It's kind of like having an ice cream headache without the ice cream, reading that. How does one audit your course?That must be an Olympia with a carbon ribbon. Very nice copy.
Wow! How, now, the umlaut? Ciao. RobPS -- I'll answer your faux Derrida with vero Adorno: "Nowhere is the contact between word and thought closer than on the typewriter. Not, admittedly, that between writing and thought. The hand that strikes into the material of the keys doesn’t bother itself with the written result that hovers way up there on the horizon of the machine. Rather it chisels word-bodies out of the keys, so clearly that it is as if they were held in the fingers under whose pressure they are sculpted out of the keyboard. On the machine, writing has been transformed back from a two-dimensional into a three-dimensional process. Words, across so many centuries merely read, can once again be felt; perhaps in this way we are getting them back within our grasp, whereas for so long we had been under the sway of their foreign power."see: http://uebersetzen.wordpress.com/2006/08/05/adorno_typewriter/
Oh well. That was challenging. Great typeface.
I like that post! Makes me wish I would have studied something other than electrons when I went to college or that I were younger and able to study today.Nice typeface and typewriter.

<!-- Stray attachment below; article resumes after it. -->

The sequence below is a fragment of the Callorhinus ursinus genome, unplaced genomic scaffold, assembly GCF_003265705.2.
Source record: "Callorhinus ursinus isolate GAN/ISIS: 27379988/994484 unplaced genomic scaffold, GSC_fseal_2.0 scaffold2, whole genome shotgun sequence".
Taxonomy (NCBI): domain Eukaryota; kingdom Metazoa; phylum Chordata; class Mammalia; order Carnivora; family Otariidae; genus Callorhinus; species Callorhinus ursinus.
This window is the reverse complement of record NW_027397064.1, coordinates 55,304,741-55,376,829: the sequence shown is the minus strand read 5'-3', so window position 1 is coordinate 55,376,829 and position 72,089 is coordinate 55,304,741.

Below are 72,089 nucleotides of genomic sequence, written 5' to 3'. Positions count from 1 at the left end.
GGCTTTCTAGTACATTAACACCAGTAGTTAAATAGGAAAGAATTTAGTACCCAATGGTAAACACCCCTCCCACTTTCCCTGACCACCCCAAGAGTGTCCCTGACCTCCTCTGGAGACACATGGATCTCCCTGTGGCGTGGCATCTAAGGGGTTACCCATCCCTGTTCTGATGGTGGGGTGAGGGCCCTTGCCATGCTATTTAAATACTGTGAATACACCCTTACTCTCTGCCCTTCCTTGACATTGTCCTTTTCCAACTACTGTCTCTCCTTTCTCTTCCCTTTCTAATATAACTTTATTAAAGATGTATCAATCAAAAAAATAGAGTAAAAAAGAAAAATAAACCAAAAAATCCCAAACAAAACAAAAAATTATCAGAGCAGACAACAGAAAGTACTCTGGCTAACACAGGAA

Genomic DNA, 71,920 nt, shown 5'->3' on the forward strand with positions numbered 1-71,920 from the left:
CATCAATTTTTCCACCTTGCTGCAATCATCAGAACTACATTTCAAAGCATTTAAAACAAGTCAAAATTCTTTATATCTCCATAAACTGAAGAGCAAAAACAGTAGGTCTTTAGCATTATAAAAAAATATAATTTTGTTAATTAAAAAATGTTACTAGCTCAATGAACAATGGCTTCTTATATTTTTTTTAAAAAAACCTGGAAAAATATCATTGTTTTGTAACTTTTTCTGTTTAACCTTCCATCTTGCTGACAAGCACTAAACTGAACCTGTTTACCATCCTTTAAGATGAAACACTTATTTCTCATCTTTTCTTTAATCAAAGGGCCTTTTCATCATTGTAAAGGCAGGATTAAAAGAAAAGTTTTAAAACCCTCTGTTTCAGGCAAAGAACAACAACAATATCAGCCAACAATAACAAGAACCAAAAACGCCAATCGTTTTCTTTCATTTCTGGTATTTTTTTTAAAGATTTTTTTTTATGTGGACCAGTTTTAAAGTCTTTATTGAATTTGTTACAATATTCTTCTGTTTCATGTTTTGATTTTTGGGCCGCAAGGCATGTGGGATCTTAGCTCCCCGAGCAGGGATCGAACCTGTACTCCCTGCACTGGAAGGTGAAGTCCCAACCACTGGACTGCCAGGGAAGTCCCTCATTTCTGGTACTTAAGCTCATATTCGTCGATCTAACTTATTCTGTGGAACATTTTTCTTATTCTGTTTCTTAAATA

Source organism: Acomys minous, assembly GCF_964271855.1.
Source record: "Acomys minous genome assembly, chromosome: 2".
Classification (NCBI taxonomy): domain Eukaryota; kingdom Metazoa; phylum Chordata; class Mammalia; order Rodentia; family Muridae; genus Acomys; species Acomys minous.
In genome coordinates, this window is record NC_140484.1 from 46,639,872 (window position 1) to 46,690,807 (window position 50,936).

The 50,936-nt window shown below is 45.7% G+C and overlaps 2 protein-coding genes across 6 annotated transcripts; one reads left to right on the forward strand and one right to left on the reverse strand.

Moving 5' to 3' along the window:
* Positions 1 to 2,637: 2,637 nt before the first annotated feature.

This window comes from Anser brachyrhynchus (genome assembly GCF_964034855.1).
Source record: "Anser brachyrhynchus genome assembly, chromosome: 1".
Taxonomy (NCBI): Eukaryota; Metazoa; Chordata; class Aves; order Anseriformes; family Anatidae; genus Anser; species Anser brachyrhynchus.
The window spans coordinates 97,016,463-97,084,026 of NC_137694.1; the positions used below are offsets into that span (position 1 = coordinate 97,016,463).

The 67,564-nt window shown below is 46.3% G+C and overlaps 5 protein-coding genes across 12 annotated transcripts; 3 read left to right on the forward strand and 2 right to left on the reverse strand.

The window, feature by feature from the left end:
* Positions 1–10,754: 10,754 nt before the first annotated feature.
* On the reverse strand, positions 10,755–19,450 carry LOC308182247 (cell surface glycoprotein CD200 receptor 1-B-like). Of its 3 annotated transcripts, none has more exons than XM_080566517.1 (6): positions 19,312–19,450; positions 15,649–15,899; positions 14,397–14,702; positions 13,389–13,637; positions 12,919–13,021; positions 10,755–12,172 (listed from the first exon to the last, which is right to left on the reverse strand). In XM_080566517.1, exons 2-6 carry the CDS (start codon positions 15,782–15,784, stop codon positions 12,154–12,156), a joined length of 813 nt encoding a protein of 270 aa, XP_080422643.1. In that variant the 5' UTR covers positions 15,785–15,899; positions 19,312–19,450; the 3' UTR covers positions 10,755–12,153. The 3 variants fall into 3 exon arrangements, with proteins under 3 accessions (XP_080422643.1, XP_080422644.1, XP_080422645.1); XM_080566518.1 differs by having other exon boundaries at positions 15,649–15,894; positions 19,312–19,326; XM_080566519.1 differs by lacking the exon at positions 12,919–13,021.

I once tried to read _Of Grammatology_. But, then the self-loathing phase of my life ended. But, the type-face is just incredible!
Derrida is often irritatingly precious and pompous, but when he focuses on the specifics of interpreting a text he can also be very perceptive.
You did good. I enjoyed that. Thanks.
While I do like the manifold possibilities of ye olde scribeomechanical machine, I harbor no illusions as to infinity. Like Saussure said, symbols and object are two sides of the same page. They can be cleaved together, but not apart. We're also limited by graphemes, a chosen language, etc. Still, though, the possibilities envisaged in a blank white sheet ARE pretty great.
Wish I'd read all this before I ran off my type samples. Very entertaining, everyone!
I hear Blanchot.
Sometimes a cigar is just a cigar.
...Other times, it's a fountain pen...
Love the disciplined stream of consciousness, a poetry-prose, hopscotch associations from lily pad to neighboring lily pad.Derrida taught at my alma mater UC Irvine for a good number of years. As a freshman, I considered switching to philosophy as my major but in the end I decided that I had put my parents through enough when I chose psychology rather than what they preferred: engineering or computer science. It was close though bc for a time, I was set on being an english lit major but again, I was merciful and figured id study that as a hobby, on the side.Makes me wonder now how today might be different based on which bubble I filled as my declared major.